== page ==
Avoidant Attachment: What Does It Look Like, Its Types, & How To Prevent It
The first relationships a child ever forms are with their parents or caretakers. Those first few years of a child’s life can have a long-lasting impact on their future well-being.
Growing up with warm and loving parents, a child is more likely to form healthy and secure attachments with them, however, a child may form an unhealthy and insecure attachment if their parents are emotionally (or physically) unresponsive to their child’s basic needs.
With a secure attachment, a child can learn to better regulate their emotions, gain self-confidence, and learn empathy for others. On the other hand, in an insecure attachment, a child may not have access to such benefits and may face challenges in their future relationships.
In this blog, we’ll be exploring one of the four attachment styles, avoidant attachment, what causes avoidant attachment, its types, and how you can prevent this attachment style from developing.
What Is Avoidant Attachment?
Avoidant attachment is when parents/guardians are emotionally insensitive or unavailable to care for their child’s basic needs. Children have an innate need to be close to their parents/guardians and not getting the closeness they crave can make them suppress their emotions or avoid making any outward affections.
Children that grow up with avoidant attachment may learn to become independent quite early, both emotionally and physically, and might stop seeking affection from others.
What Causes Avoidant Attachment?
Parents usually feel overwhelmed and confused when it comes to fulfilling their child’s emotional needs. To avoid feeling overwhelmed, parents might close themselves off and avoid addressing their child’s needs. In many cases, a parent might even distance themselves from their child when the child comes seeking affection.
An avoidant attachment example can be; an avoidant parent might discourage their child to display emotions such as being outwardly cheery when the child is happy or crying when the child is feeling sad.
Some common causes of avoidant attachment can be:
- Parents refusing to acknowledge their child’s distress
- Parents actively repressing their child’s outward display of affection or emotions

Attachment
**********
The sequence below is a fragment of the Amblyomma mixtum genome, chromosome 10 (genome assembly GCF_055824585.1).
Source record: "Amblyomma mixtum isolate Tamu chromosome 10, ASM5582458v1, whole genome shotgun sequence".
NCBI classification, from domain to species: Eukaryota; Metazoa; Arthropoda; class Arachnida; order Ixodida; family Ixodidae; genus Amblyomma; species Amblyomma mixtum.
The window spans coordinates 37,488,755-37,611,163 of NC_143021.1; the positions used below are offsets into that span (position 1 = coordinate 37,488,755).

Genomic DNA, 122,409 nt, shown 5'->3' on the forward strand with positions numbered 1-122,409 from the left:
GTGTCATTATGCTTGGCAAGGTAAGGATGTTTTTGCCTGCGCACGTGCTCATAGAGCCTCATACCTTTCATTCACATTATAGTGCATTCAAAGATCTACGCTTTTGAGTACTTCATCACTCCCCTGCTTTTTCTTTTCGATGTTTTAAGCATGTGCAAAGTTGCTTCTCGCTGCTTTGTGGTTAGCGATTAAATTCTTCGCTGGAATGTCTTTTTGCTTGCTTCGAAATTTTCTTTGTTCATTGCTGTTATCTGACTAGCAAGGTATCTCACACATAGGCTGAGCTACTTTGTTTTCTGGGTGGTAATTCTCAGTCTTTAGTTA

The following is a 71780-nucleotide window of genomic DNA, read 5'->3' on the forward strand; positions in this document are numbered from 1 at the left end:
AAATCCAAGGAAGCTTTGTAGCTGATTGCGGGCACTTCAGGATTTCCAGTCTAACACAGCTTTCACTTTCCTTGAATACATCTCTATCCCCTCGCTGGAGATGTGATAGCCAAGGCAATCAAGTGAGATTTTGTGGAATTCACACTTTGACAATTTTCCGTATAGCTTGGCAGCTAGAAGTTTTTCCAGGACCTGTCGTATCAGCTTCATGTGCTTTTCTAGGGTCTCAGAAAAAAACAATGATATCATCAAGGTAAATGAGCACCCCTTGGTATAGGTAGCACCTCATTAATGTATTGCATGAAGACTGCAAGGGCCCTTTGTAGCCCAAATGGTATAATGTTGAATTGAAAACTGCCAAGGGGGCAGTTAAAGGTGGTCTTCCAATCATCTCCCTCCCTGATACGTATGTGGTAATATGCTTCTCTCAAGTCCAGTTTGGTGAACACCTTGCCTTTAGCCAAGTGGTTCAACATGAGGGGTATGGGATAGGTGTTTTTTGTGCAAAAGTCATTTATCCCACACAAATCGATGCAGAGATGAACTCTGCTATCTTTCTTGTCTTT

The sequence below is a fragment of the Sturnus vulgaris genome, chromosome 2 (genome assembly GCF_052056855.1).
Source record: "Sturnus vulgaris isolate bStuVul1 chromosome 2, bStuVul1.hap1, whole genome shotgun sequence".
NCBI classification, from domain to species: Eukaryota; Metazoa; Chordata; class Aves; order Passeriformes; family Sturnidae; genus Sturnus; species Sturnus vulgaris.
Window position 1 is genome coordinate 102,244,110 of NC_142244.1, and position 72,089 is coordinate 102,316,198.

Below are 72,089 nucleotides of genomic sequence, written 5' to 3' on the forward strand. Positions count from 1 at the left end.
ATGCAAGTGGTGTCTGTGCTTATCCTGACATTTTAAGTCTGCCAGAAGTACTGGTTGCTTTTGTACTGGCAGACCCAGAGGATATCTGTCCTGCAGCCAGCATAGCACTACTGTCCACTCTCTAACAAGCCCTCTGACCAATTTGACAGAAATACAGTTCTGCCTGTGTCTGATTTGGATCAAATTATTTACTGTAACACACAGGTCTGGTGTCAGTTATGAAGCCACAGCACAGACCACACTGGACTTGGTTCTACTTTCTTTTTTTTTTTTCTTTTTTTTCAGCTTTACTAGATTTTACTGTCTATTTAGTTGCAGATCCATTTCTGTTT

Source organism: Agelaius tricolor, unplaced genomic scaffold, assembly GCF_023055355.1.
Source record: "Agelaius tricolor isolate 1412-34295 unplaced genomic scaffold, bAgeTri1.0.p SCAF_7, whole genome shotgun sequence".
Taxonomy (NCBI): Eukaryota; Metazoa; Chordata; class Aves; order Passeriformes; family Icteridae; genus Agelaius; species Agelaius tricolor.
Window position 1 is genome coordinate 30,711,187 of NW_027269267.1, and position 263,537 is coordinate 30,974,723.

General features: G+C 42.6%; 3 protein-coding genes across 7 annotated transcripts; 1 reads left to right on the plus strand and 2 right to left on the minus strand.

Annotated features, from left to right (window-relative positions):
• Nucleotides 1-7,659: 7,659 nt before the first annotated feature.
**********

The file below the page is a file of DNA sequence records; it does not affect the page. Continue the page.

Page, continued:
- Parents becoming angry when their child expresses distress or fear
- Parents mocking their child’s emotions
- Parents lacking empathy or understanding of how to support their child
- Parents lacking a sense of commitment
- Parents with an attachment disorder
Signs Of Avoidant Attachment
When a child grows with an avoidant attachment style, they may display little to no signs of closeness, affection, or comfort with others. These children may want to be near their parents but would not actively interact with them and may reject any physical contact or affection with them.
A person with an avoidant attachment may show signs such as:
- Avoiding emotional connection in relationships
- Withdrawing from social situations
- Coping with distress on their own
- Repressing emotions
- Avoiding talking through and preferring to sulk
- Having a fear of rejection
- Being self-sufficient
- Having high self-esteem but a negative view of others
- Being focused on their needs more than those of others
Avoidant Attachment In Adults
People who grow up with avoidant attachment are extremely self-sufficient and independent. These individuals are often uncomfortable when it comes to intimacy and might be commitment-phobes.
Avoidant adults might frequently complain about feeling suffocated when others try to get close to them. They might also believe that others are trying to control them.
Adults with avoidant attachment have high self-esteem but have low emotional regulation. They avoid opening up to their friends or partners and may depend on themselves in times of distress.
In relationships, avoidant adults tend to remain in control and might always have an exit strategy ready.
Is This Attachment Style Preventable?
Yes, there are ways you can prevent avoidant attachment. To ensure your child forms a secure attachment, you need to make sure that you meet your child’s emotional needs, first and foremost.
This includes being affectionate with them, talking to them about their feelings and emotions, picking them up when they’re in distress, not mocking them if they cry, etc.
If you find yourself unable to foster a secure attachment style, you can always seek help from a therapist. A professional can help you understand positive parenting styles and how to form secure attachments with your child.
Insecure attachment styles or intergenerational attachment styles can be changed with the right support and effort.
Therapy can help resolve issues that parents face such as:
- Understanding their attachment styles and childhood narratives
- Understanding their emotional needs before addressing their childs’
- Learning to form better and secure bonds with others
Therapists, in these settings, often work alongside children and parents together.
Secure attachment styles can help form beautiful relationships but insecure attachment styles can prevent healthy and fruitful relationships from succeeding. A child learns to form relationships in their early years and parents play a huge role in that aspect.
With the right expression, actions, and behaviors a parent can shape their child’s attachment style.
It’s OK if you feel overwhelmed or anxious by your child’s needs and it’s OK to take a breather now and then but remember that distancing yourself from your child is not going to help, instead it’s going to create a challenging future for your child.
I hope this article on avoidant attachment helps you understand how this attachment style forms, what causes it, and how you can prevent it. For more information, you can always connect with us at email@example.com.
Is avoidant attachment style the one you can relate to? Let us know in the comments below!